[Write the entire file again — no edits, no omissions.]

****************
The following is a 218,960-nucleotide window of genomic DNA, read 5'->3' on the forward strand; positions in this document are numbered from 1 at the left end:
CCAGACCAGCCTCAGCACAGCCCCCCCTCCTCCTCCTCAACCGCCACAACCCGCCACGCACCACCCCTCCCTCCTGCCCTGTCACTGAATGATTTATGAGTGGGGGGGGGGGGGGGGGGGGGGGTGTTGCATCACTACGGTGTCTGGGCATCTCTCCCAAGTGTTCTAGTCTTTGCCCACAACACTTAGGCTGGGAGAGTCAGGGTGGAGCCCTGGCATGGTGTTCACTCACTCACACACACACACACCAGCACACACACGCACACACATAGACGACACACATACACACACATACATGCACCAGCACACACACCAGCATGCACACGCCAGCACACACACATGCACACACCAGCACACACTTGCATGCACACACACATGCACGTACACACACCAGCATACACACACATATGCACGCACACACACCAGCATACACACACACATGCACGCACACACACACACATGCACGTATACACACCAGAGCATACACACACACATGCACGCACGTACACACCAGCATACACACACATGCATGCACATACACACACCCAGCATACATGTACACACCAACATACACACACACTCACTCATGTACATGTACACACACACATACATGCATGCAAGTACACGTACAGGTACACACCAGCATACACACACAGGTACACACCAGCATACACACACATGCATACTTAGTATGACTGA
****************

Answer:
The following is a 218,960-nucleotide window of genomic DNA, read 5'->3' on the forward strand; positions in this document are numbered from 1 at the left end:
CCAGACCAGCCTCAGCACAGCCCCCCCTCCTCCTCCTCAACCGCCACAACCCGCCACGCACCACCCCTCCCTCCTGCCCTGTCACTGAATGATTTATGAGTGGGGGGGGGGGGGGGGGGGGGGGTGTTGCATCACTACGGTGTCTGGGCATCTCTCCCAAGTGTTCTAGTCTTTGCCCACAACACTTAGGCTGGGAGAGTCAGGGTGGAGCCCTGGCATGGTGTTCACTCACTCACACACACACACACCAGCACACACACGCACACACATAGACGACACACATACACACACATACATGCACCAGCACACACACCAGCATGCACACGCCAGCACACACACATGCACACACCAGCACACACTTGCATGCACACACACATGCACGTACACACACCAGCATACACACACATATGCACGCACACACACCAGCATACACACACACATGCACGCACACACACACACATGCACGTATACACACCAGAGCATACACACACACATGCACGCACGTACACACCAGCATACACACACATGCATGCACATACACACACCCAGCATACATGTACACACCAACATACACACACACTCACTCATGTACATGTACACACACACATACATGCATGCAAGTACACGTACAGGTACACACCAGCATACACACACAGGTACACACCAGCATACACACACATGCATACTTAGTATGACTGA